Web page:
Sample text for When God weeps : why our sufferings matter to the Almighty / Joni Eareckson Tada, Steven Estes.
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Before You Begin
I first met Joni in the summer of 1969 in a church parking lot. Several hundred other teenagers and I had just exploded from the building. The youth meeting was over, and everyone was scattering, engines starting, radios cranked up -- laughter and good-hearted tomfoolery everywhere.
A white station wagon had pulled up to the side steps. Somehow, with my friend Diana holding the keys, it avoided looking like a middle-aged person's wheels. Diana had the world's most carbonated personality. She stood by the front passenger door, next to an empty wheelchair she had pulled from the back seat to unfold. She wanted me to meet the paralyzed friend she had told me about. From my angle up on the steps, I couldn't see the face of the tall girl in the seat. I could see the braces on her wrists.
"Steve, I want you to meet Joni."
The face in the front seat bent down to peer out. Stylishly short blonde hair. Freckle-faced and cute. Ski-slope nose. A bright but bittersweet smile -- sweet because, if you know Joni, that's just her. Bitter because she looked as if that chair had taken something precious out of her.
"Hi, Steve! Good to meet you." Enthusiastic but tentative.
"You two have a lot to talk about," Diana effervesced. We agreed it would be fun to get together.
A week later I walked into the stone-and-timber home that I'll always think of as a vestibule into heaven. Antlers over every fireplace, Indian rugs scattered about. Candles, candles. Simon and Garfunkel on the turntable, laughter in every room, and the bubbling friendliness of the parents and sisters from whom Joni had stolen that winning smile.
But once we were alone, it wasn't ten minutes before the question came.
"So, Diana says you're big into the Bible. Tell me, do you think God had anything to do with my breaking my neck?" She casually brushed a wisp of hair from her forehead with the back of her wrist, but those eyes were anything but casual.
Here is the crux of the book you're about to read.
I am a sixteen-year-old nobody, a paper boy, sitting across from perhaps the most popular girl of her huge high-school class from two years earlier. The crowd she ran with I saw only from across the gymnasium. Now look at her. I tap my foot to James Taylor in the background; she just bobs her head. I eat my own lunch; someone has to feed her. I'll be walking out that screen door in about thirty minutes; she'll stay sitting in that chair till the Grim Reaper comes. And she wants to know if I think God put her there? Who am I to open my mouth?
I know what the Bible says about her question. A dozen passages come to mind from years of church and a Christian dad who taught his kids well. But I've never test-driven those truths on such a difficult course. Nothing worse than a D in algebra or puppy-love-gone-sour has ever happened to me. But I think, If the Bible can't work in this girl's life -- it never was for real.
I clear my throat and jump off the cliff.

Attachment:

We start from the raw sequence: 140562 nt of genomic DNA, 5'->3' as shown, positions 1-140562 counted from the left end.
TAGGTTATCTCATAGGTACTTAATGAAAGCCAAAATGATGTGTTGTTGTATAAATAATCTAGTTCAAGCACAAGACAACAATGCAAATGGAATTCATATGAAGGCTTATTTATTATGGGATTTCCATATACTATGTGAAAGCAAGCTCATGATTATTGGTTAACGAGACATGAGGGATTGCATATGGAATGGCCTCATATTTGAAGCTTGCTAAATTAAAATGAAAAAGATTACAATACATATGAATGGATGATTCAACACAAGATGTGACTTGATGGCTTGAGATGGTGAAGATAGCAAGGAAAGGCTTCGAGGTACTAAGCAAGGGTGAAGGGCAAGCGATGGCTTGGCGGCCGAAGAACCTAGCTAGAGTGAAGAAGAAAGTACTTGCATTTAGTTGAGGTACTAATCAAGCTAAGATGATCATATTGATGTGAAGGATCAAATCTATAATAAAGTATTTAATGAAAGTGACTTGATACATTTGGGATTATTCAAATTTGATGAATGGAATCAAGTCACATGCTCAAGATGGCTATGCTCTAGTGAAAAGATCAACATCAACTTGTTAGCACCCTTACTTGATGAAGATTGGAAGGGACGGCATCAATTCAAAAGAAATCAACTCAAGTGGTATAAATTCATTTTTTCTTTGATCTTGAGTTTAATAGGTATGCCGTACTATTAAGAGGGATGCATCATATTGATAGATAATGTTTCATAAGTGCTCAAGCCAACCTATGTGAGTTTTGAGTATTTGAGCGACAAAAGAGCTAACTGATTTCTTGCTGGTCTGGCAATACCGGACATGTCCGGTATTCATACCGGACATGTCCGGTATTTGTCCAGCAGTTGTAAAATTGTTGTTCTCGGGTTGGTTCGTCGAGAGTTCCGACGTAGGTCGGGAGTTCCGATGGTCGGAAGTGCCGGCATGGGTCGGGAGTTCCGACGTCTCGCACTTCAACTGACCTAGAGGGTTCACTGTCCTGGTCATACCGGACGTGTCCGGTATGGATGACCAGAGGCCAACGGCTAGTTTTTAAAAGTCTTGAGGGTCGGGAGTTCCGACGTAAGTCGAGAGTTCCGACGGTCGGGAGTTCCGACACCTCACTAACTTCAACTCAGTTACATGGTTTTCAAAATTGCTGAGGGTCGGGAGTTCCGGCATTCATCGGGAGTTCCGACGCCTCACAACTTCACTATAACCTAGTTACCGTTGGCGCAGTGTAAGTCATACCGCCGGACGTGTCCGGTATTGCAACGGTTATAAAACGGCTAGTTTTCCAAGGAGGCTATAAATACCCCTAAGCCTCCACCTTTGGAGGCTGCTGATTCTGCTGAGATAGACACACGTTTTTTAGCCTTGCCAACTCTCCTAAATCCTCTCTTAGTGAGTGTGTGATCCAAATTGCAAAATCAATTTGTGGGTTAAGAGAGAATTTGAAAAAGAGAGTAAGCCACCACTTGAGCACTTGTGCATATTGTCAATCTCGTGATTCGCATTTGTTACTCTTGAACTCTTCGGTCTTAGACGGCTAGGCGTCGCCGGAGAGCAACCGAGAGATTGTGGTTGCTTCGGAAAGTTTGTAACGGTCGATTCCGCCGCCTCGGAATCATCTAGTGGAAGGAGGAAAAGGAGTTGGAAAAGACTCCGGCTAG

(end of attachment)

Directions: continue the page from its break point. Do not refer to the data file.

"God put you in that chair, Joni. I don't know why, but if you'll trust him instead of fighting him, you'll find out why -- if not in this life, then in the next. He let you break your neck because he loves you."
Oh, it sounded trite to me -- but apparently not to her. We looked at a few verses, and I went home. From that day on I had to study hard just to keep one step ahead of the girl; she always had her nose in that Bible.
This book is about God weeping over human heartache, his entering our anguish himself, and the love that drives him to let us suffer. It's about experiencing the friendship of God along difficult paths we didn't even know he walked. Much of it is written from Joni's perspective because her life is a remarkable laboratory that proves God knows what he's talking about.
But your life is the important laboratory to put God's Word to the test as you read. Do God's thoughts about suffering sound trite to you?
March 31, 1997
Where do the years fly?
I can still see Steve Estes, humped over his Bible by the hearth, looking up only long enough to put another log on the fire. He'd flip furiously between the Old and New Testaments, finding a page, tracing his finger down a column, and jabbing the very verse to answer my latest query.
"Okay, Jon, now follow me. Listen to this in Ephesians chapter three: 'The purpose is that . . . ,' " he'd say, as if revving an engine with little taps on the accelerator. Off we'd go, heading down a road of questions, bumping over them, stopping, backing up, and then starting again, taking a detour or two, then shutting down after the last log on the fire had burned into embers. He was as raw and youthful as I, hungry to see truth work. And so we'd be at it again, next Bible study, charging ahead -- he, excitedly pointing out the sights through Scripture, and I, keeping pace, not missing a thing.
If God is loving, why is there suffering?
What's the difference between permitting something and ordaining it?
When bad things happen, is God in cahoots with the Devil?
How can he expect me to be happy this way?
"Hold that thought!" Steve would yell over his shoulder, running to the kitchen to grab another RC Cola.
Never were there sweeter days than those early years we spent journeying through Scripture. Our adventure was to go down that road of knowing God in suffering as far as it would take us. Thirty years later we've passed a few milestones and suffered the bumps and bruises of growing older and wiser. Thankfully we both have marriage partners, Verna and Ken, who keep cheering us on. Much has changed, but one thing remains constant: our friendship still orbits around the Son.
Library of Congress subject headings for this publication:
Suffering -- Religious aspects -- Christianity.